Kevin McCarthy's dangerous bargain: Without MTG, he's doomed. And with her ...

McCarthy now faces a speakership battle he can only win as a sock puppet for the most dangerous member of Congress

By Heather Digby Parton


Published December 12, 2022 9:39AM (EST)

U.S. Rep. Marjorie Taylor Greene (R-GA) speaks at a news conference with members of the House Freedom Caucus on Capitol Hill September 15, 2022 in Washington, DC (Drew Angerer/Getty Images)
U.S. Rep. Marjorie Taylor Greene (R-GA) speaks at a news conference with members of the House Freedom Caucus on Capitol Hill September 15, 2022 in Washington, DC (Drew Angerer/Getty Images)

You may be under the impression that the most important high-society event in New York is the Met Gala, where celebrities from the world of entertainment, media, fashion and politics dress to the nines in avant-garde couture and come together to get their pictures taken and be seen mingling with their fellow famous people. It's quite a spectacle. But it has nothing on the demented carnival of the New York Young Republican Club's annual gala, which was held this past weekend. It didn't have the glamour of the Met's event, but it had its own luminaries in attendance — and while the fashion may not have been avant-garde the politics were certainly striking.

According to a report from the Southern Poverty Law Center, it was a gathering of some of of the most divisive figures of the far right including Steve Bannon, Donald Trump Jr., the white nationalists Peter Brimelow and Lydia Brimelow of VDARE, provocateur Jack Posobiec of "Pizzagate" fame and Project Veritas founder James O'Keefe, among many others, including elected Republican officials:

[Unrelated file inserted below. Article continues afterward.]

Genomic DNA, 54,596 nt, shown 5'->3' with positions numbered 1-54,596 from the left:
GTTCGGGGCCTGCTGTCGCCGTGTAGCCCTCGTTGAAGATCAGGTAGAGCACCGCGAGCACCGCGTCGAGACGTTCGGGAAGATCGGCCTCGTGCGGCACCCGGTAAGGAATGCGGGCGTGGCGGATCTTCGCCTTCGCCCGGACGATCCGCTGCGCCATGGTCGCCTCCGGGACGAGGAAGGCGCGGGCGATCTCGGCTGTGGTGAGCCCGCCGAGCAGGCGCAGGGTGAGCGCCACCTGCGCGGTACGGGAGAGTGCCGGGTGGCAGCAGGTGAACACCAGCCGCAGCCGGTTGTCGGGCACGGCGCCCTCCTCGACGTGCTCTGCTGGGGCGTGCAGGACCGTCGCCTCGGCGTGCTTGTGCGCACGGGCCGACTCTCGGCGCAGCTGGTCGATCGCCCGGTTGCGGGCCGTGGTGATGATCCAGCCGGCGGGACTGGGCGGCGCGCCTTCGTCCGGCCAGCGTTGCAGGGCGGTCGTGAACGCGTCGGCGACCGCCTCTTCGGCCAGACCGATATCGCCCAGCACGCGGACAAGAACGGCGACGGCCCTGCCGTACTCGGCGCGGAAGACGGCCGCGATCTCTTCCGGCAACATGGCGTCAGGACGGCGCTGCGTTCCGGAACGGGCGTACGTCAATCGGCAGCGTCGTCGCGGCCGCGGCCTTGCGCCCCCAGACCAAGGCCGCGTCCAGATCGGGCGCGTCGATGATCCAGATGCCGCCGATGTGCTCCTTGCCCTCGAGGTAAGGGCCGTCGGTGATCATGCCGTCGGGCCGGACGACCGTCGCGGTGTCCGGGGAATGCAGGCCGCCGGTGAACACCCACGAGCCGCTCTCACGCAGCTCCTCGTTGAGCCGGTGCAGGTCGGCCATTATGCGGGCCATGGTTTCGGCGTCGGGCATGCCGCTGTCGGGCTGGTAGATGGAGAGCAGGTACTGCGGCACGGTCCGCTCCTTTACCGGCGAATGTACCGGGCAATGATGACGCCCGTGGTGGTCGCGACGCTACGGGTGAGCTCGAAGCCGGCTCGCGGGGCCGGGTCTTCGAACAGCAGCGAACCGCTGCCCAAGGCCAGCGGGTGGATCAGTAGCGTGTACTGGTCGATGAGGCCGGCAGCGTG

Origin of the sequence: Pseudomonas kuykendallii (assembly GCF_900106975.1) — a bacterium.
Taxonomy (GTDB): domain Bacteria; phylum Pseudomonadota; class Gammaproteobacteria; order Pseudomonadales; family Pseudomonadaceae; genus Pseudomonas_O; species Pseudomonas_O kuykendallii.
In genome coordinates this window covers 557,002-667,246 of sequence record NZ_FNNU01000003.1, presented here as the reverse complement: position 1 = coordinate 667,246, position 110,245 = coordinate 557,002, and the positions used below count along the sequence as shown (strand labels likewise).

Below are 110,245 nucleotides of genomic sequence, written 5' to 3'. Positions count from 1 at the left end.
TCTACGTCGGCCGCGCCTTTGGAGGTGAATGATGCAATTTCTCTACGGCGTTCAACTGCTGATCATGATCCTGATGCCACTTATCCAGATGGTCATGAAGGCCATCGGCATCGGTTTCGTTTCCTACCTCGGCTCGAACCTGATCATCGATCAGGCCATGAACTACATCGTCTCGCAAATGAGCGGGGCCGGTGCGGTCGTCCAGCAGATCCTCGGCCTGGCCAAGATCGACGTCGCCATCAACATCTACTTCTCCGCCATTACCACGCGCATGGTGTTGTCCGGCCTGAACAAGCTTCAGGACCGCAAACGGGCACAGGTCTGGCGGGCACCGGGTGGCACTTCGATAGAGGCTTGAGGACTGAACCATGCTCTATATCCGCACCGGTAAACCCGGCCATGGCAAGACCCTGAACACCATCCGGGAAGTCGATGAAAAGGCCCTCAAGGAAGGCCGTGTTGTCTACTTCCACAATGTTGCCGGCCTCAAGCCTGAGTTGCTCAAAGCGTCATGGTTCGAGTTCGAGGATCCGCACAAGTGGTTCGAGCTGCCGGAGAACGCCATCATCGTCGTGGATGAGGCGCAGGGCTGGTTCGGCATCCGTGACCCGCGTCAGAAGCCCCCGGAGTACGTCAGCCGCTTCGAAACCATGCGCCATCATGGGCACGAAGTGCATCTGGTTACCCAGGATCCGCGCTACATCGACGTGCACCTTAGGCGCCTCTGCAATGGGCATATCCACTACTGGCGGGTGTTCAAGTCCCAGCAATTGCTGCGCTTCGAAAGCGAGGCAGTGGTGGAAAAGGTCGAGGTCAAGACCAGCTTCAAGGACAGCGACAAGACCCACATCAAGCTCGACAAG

Republican speakers repeatedly voiced an anti-democracy, authoritarian ideology, and extremists in the audience cheered wildly. White nationalists such as the Brimelows of VDARE and leaders from extreme far right European parties like Alternative for Germany (Alternative für Deutschland, AfD), whom German officials placed under surveillance for their ties to extremism, and Austrian Freedom Party (Freiheitliche Partei Österreichs, FPÖ), ate and drank in the same room as newly elected Republican congresspeople, such as Long Island and Queens-based George Santos, Georgia-based Mike Collins and Florida-based Cory Mills.

It sounds like the speeches were exciting, starting off with the address by the organization's president, Gavin Wax, who declared:

We want to cross the Rubicon. We want total war. We must be prepared to do battle in every arena. In the media. In the courtroom. At the ballot box. And in the streets. This is the only language the left understands. The language of pure and unadulterated power.

That seemed to set the tone for the evening. Rep. Marjorie Taylor Greene of Georgia made the threat explicit when she said that if she and Bannon had been in charge of the Jan. 6 insurrection, they "would have won." But she didn't stop there:

There was a time when a member of Congress might think twice about making a comment like that. Even today, you can sense that there were people in the crowd, despite the cheers and whistles, who understood that she had pushed beyond even the boundaries of this chummy right-wing gathering by saying such a thing in public. Basically, Greene said that if it had been up to her, the insurrectionists would have stormed the Capitol with guns blazing and executed the coup plot successfully. Fortunately for all of us, she was brand new in Congress at the time and was not intimately involved in the planning, so that didn't happen.